All tests are two-tailed, and were performed using SPSS 11.0. Means are presented ± 1 sd.


Abundance of the moth larvae in 1972–2001

The population densities of the moth larvae varied considerably. Epirrita larval numbers peaked in 1975–76, 1985–86 and 1996, and Operophtera in 1976–77, 1986–87 and 1997–98 (Fig. 2). The populations of the two species fluctuated fairly synchronously (Spearman rank correlation rs = 0.62, P < 0.001, n = 30), but the peaks of Operophtera were one year later than those of Epirrita. Thus, the correlation between population densities of Epirrita (year t+ 1) and Operophtera (year t) was higher (rs = 0.73, P < 0.001, n = 29).

Figure 2.

Fluctuations in the abundance of Epirrita (solid line) and Operophtera (broken line) during 1972–2001.

Population fluctuations of the passerines in relation to larval abundance

Only the Brambling population responded numerically to the fluctuations of Epirrita (rs = 0.82, P < 0.001) and Operophtera (rs = 0.52, P < 0.01). The other species in the passerine community revealed no numerical response to caterpillar abundance (rs =−0.31 to 0.31, ns). When controlling for Operophtera fluctuations over time in a partial correlation analysis, the population density of Bramblings still correlated with that of Epirrita (r27 = 0.59, P = 0.001). In addition, when controlling for fluctuation of Epirrita in a partial correlation analysis, the density of Bramblings (r27 = 0.50, P < 0.01) correlated significantly with Operophtera numbers.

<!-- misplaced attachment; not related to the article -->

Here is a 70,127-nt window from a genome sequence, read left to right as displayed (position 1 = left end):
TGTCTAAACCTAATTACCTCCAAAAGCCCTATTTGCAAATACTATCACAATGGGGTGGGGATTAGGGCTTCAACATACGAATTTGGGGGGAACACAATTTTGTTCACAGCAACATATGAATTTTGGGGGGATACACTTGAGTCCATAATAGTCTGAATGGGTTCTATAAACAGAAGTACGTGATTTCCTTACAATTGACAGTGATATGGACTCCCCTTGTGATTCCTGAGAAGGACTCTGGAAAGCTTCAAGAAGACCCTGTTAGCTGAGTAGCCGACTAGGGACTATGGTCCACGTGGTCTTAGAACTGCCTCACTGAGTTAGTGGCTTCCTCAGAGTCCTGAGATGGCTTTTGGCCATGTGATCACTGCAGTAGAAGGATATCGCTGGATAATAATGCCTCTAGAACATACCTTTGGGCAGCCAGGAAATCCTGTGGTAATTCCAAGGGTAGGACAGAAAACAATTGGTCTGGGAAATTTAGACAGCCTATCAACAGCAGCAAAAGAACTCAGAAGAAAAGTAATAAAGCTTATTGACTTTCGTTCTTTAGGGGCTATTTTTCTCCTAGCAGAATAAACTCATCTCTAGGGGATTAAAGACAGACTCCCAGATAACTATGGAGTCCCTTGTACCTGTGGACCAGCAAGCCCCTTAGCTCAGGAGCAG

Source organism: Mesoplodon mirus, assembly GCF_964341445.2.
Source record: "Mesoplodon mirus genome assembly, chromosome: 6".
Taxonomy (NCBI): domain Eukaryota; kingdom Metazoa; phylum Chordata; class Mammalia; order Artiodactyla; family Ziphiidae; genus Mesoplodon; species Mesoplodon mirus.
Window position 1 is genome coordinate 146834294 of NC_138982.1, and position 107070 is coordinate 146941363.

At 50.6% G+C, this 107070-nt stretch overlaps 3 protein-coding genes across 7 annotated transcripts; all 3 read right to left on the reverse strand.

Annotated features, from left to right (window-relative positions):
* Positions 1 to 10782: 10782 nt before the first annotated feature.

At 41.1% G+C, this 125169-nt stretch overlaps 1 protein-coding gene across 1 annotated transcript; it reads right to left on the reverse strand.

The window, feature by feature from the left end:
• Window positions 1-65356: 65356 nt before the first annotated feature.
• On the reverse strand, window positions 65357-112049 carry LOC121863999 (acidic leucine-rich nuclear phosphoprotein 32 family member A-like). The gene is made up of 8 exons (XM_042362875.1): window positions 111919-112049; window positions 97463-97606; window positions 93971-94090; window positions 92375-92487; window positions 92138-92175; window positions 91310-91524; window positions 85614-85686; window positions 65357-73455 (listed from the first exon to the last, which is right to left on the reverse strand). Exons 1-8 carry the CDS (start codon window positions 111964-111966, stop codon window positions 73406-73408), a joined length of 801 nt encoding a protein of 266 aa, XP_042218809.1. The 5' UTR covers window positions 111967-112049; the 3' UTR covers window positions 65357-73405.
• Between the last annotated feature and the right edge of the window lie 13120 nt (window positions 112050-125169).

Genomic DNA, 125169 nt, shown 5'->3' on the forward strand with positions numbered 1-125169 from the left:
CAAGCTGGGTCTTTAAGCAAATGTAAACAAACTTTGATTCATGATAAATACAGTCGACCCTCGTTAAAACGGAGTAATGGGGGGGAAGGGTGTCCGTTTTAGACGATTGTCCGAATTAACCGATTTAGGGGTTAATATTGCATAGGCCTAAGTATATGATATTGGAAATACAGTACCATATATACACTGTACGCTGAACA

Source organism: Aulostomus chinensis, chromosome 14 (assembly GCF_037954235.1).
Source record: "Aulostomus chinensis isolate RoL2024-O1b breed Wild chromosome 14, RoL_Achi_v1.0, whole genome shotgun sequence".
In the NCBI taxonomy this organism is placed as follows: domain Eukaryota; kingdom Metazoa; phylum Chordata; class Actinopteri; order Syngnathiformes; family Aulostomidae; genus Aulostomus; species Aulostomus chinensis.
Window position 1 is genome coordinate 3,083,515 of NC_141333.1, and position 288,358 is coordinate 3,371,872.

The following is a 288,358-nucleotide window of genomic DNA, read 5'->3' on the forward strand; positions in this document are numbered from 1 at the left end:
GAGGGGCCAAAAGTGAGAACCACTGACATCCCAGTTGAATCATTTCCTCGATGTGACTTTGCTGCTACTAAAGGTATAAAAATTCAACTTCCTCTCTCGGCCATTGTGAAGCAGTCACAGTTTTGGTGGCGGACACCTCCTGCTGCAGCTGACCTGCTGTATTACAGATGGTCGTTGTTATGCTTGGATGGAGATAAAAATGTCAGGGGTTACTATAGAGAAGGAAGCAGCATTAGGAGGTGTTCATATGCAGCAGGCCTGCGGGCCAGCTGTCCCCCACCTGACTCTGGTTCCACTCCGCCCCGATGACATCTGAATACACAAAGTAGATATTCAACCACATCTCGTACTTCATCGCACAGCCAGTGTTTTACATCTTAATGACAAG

Even though all the passerine species studied largely ate caterpillars in the Epirrita mass outbreak years, and, although not well quantified, increased their nesting success in such years (see below), none of the birds increased their population density in the years following each of the three mass outbreaks (see Table 2). However, Willow Warblers and Bluethroats increased their densities 2 years after the outbreak years (Willow Warbler: 5–17 territories (terr.)/km2, from a mean of 41.5 terr./km2 in the mass outbreak years to 59.3 terr./km2 2 years later; Bluethroat: 2–7 terr./km2, from a mean of 5.7 terr./km2 to 9.7 terr./km2), indicating that these species might have had a higher return rate.

Table 2.  Increase (+), decrease (–) or similar (0) population density (territories/km2) of passerines compared with that in the mass outbreak year, one (year t + 1) or two (t + 2) years after mass outbreaks of Epirrita (year t) in the study area. The density of Epirrita in the outbreak year of 1966 is not quantified (see Hogstad 1968).
t + 1t+ 2t + 1t+ 2t + 1t+ 2t + 1t+ 2
Tree Pipit– – 0– 0+
Bluethroat+– +– ++
Redstart+– 0    
Willow Warbler+– +++
Brambling– – – –